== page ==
Derek Kubilus: When someone you love believes something you hate
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Conspiracy theories are not new, but supporting people with loved ones engaged in them is a growing role for pastors, writes a United Methodist minister.
In my 10 years of ministry, I’ve never heard stories like the ones I’m hearing now. They are tales of heartbreak from those who feel as if they’ve lost friends, family members and even entire churches to conspiracy theories and political radicalization.
Adult children are pleading with their parents to stop endlessly doom scrolling; siblings are at each other’s throats because they can’t agree on whether to sign up elderly parents to receive COVID-19 vaccines; marriages are on the brink of collapse because one partner can’t let go of ridiculous theories about a “secret cabal of child-eating Democrats.” It is becoming clearer every day that we are experiencing a full-blown outbreak of disinformation.
Salacious conspiracy theories are nothing new, even if they feel new to us. Romans spread rumors of Christian cannibalism in the second century, and some Christians have long shared anti-Semitic tales of secret Jewish cabals that were plotting to take over the world.
As a pretext for persecution, these kinds of stories are sensational, infuriating and addictive by design. I’ve received emails from those who came to acknowledge that QAnon stories were false but nevertheless found it difficult to stop scanning message boards and sharing misinformation on social media. The online community of like-minded adherents has become a second family for some who are struggling through the isolation of the pandemic.
But what about the first families -- those sons, daughters, siblings, partners and friends who feel as if they are losing their loved ones? For many, frustration and exasperation may be intertwined with feelings of loss and abandonment. As Christian leaders, we must confront the dangerous lies of QAnon and other conspiracy theories while recognizing that they also wound those who don’t believe them.
We need to make spaces for those who are affected secondarily to vent and explore their grief. Some will need support groups. Others may require pastoral counseling.
Some relationships will be pushed beyond repair. Clergy need to walk the thin line between acknowledging that very real possibility to those seeking counsel and equipping them with the hope and the tools they need to help their loved ones.
Conservative media seeks to minimize the scope of the problem, while liberals struggle to respond with more than expressions of contempt. Christian leaders must take a different tack. As ridiculous as the stories may sound, ridicule is no treatment, and this virus is immune to even the most well-reasoned arguments. Debate only makes adherents more defensive, and mockery drives them deeper into isolation.
One approach for people trying to stay in relationship with those living in a conspiracy web comes from Adam Grant, an organizational psychologist at the Wharton School. He has used a process originally developed to treat substance abuse called “motivational interviewing,” which focuses on genuinely exploring with people the reasons behind their beliefs and helping them discover their own motivations to change.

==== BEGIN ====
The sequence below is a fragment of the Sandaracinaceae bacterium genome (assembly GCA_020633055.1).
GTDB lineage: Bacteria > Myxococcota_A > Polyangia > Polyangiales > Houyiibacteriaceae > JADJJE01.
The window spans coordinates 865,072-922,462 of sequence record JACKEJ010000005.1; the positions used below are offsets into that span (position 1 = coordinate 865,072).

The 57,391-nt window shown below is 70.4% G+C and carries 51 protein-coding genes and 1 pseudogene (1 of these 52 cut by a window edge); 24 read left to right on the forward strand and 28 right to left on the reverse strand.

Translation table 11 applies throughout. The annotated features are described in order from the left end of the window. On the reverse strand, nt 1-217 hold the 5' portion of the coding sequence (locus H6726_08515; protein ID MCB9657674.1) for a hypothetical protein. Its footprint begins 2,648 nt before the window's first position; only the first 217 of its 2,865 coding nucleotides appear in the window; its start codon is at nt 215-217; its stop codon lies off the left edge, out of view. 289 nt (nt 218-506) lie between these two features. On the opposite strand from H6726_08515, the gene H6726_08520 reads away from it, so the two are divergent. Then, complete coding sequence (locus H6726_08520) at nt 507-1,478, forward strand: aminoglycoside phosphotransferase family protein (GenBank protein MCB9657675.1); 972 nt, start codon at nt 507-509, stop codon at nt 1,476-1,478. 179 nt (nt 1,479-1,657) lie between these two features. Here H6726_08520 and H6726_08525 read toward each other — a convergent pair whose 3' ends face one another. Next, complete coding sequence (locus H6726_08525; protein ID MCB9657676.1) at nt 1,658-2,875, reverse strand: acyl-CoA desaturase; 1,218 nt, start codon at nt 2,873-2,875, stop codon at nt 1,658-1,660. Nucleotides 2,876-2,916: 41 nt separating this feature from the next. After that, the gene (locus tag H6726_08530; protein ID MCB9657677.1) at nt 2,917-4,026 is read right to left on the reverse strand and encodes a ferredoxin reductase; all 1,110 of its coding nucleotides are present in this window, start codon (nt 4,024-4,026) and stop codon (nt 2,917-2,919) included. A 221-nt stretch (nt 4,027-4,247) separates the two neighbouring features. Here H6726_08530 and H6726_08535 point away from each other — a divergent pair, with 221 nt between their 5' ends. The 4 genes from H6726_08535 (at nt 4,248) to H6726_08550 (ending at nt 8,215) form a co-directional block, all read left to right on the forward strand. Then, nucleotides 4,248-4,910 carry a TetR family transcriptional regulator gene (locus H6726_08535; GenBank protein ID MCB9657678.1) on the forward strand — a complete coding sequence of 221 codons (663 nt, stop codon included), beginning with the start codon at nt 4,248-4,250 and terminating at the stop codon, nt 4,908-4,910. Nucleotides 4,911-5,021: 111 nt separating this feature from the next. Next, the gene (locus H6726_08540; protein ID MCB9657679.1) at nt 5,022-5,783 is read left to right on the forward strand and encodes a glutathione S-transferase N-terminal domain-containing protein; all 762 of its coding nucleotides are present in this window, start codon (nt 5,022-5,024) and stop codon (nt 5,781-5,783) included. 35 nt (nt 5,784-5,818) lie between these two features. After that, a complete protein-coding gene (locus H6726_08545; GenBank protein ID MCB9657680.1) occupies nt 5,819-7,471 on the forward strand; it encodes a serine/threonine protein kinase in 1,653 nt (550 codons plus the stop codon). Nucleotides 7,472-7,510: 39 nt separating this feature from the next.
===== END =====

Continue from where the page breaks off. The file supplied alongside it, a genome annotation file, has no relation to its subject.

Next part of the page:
The point is not to give answers but to ask questions and seek to connect on a personal level. Like holding up a mirror, asking questions without the threat of judgment can help people see their own thoughts and invite them to think critically about their beliefs. The point is not to win, convert or convince but simply to create a space that invites transparency and vulnerability.
Once trust is established, the opportunity slowly opens to talk about what lies behind those beliefs and the feelings those beliefs evoke within the listener. Arguing about facts only entrenches identities. Sharing stories, however, airs out wounds and interrogates how identities are formed and how they shape each individual’s interpretation of the facts.
This year, we’ve all been impressed by the courage of medical professionals who are willing to step into potentially dangerous situations to help very sick patients. Nearly all have become exhausted; some have gotten sick; others have been traumatized.
Maintaining relationships with those who are deeply embedded in conspiracy theories is perilous in a different way. Sometimes the vehemence of their opinions, the acidity of their words and the darkness of their stories are just too much. Feelings can be hurt, and relationships may be broken. Spiritual exhaustion ensues.
All of us have a point at which we need to step back, put up boundaries or even end relationships. That may be necessary, at least for a time. It’s a tragic thing when it feels as if our loved ones are lost, but it’s also important to set and enforce limits. That can include being unable to walk alongside them in this stage of their journey.
Ultimately, QAnon, like other conspiracy theories, is just a story. It is bleak and violent, and it finds hope in all the wrong places. Perhaps the church is so rife with this heresy because somewhere along the line we’ve forgotten how to tell our story -- the one where forgiveness, mercy and humility win the day. I once heard a wise man say something about how the church only dies when it is no longer interesting enough to justify its own existence.
The good news is that in our story, it’s never too late to start again.